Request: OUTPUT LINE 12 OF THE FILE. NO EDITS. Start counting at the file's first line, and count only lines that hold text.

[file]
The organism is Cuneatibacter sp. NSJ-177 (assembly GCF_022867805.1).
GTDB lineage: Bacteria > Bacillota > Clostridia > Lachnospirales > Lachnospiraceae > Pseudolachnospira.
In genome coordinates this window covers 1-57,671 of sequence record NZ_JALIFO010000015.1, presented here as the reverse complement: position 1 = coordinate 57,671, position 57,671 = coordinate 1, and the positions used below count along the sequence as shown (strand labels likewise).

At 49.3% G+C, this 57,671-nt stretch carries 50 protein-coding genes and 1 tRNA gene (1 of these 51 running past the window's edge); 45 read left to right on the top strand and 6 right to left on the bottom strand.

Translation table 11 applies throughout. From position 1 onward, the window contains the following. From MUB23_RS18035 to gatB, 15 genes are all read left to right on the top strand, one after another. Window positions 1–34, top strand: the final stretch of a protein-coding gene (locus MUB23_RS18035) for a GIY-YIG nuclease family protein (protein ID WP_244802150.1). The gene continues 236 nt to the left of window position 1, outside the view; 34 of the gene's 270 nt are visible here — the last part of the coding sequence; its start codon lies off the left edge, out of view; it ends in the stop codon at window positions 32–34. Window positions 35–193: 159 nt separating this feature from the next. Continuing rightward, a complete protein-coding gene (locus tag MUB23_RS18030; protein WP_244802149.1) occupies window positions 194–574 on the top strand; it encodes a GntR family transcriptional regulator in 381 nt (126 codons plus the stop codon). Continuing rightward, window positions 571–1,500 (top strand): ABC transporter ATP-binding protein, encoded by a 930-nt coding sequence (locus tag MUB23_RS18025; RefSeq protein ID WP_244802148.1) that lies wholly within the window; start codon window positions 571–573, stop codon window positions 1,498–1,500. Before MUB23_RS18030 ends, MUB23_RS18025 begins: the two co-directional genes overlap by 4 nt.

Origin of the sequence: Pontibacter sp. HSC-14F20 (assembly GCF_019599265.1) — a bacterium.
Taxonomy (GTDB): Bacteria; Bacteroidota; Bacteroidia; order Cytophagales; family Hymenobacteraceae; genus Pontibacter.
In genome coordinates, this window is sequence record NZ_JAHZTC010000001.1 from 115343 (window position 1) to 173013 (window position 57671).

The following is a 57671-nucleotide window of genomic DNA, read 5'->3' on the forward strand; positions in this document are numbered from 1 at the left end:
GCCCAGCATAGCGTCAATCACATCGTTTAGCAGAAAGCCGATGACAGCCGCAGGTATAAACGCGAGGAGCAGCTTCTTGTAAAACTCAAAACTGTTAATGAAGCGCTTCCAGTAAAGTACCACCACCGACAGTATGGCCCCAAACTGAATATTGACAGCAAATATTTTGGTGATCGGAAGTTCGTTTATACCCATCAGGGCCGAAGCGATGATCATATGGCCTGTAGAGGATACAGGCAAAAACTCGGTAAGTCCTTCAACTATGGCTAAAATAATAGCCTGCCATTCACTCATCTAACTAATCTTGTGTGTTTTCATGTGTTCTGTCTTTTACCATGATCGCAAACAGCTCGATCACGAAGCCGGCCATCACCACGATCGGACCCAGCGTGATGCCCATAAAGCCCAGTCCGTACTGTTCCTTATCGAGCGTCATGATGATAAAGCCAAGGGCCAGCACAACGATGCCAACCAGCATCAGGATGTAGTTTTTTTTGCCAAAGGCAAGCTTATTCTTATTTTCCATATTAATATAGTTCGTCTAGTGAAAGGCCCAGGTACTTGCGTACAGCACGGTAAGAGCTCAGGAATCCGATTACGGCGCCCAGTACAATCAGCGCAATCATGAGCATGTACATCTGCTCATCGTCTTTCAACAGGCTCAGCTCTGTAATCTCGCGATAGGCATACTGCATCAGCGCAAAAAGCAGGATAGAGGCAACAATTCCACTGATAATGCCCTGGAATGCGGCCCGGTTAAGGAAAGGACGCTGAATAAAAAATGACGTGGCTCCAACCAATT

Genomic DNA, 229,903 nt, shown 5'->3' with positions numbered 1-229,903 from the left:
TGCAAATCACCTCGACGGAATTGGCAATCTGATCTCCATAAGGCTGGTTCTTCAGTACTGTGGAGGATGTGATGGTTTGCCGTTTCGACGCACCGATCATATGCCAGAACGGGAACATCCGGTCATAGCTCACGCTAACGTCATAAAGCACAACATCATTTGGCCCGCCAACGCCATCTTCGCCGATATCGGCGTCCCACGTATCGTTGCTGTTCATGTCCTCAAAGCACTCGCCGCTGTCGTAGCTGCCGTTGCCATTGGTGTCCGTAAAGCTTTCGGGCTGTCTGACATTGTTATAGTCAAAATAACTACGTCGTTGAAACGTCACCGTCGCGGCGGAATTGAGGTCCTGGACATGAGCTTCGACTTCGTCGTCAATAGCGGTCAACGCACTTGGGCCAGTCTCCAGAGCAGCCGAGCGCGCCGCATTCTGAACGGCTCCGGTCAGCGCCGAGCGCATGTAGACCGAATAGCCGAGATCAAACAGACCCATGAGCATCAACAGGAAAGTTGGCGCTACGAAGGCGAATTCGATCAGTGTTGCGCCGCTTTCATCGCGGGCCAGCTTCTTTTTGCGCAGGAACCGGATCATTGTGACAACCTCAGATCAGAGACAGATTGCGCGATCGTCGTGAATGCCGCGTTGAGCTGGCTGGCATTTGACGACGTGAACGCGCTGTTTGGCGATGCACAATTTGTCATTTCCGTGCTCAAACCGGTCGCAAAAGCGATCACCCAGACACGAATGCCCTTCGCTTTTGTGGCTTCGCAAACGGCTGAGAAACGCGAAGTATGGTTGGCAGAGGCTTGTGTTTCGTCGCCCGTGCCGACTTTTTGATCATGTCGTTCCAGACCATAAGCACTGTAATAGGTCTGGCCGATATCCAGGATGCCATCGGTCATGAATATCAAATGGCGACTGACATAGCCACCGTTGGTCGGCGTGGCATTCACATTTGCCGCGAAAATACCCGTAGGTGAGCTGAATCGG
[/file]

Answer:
TGCAAATCACCTCGACGGAATTGGCAATCTGATCTCCATAAGGCTGGTTCTTCAGTACTGTGGAGGATGTGATGGTTTGCCGTTTCGACGCACCGATCATATGCCAGAACGGGAACATCCGGTCATAGCTCACGCTAACGTCATAAAGCACAACATCATTTGGCCCGCCAACGCCATCTTCGCCGATATCGGCGTCCCACGTATCGTTGCTGTTCATGTCCTCAAAGCACTCGCCGCTGTCGTAGCTGCCGTTGCCATTGGTGTCCGTAAAGCTTTCGGGCTGTCTGACATTGTTATAGTCAAAATAACTACGTCGTTGAAACGTCACCGTCGCGGCGGAATTGAGGTCCTGGACATGAGCTTCGACTTCGTCGTCAATAGCGGTCAACGCACTTGGGCCAGTCTCCAGAGCAGCCGAGCGCGCCGCATTCTGAACGGCTCCGGTCAGCGCCGAGCGCATGTAGACCGAATAGCCGAGATCAAACAGACCCATGAGCATCAACAGGAAAGTTGGCGCTACGAAGGCGAATTCGATCAGTGTTGCGCCGCTTTCATCGCGGGCCAGCTTCTTTTTGCGCAGGAACCGGATCATTGTGACAACCTCAGATCAGAGACAGATTGCGCGATCGTCGTGAATGCCGCGTTGAGCTGGCTGGCATTTGACGACGTGAACGCGCTGTTTGGCGATGCACAATTTGTCATTTCCGTGCTCAAACCGGTCGCAAAAGCGATCACCCAGACACGAATGCCCTTCGCTTTTGTGGCTTCGCAAACGGCTGAGAAACGCGAAGTATGGTTGGCAGAGGCTTGTGTTTCGTCGCCCGTGCCGACTTTTTGATCATGTCGTTCCAGACCATAAGCACTGTAATAGGTCTGGCCGATATCCAGGATGCCATCGGTCATGAATATCAAATGGCGACTGACATAGCCACCGTTGGTCGGCGTGGCATTCACATTTGCCGCGAAAATACCCGTAGGTGAGCTGAATCGG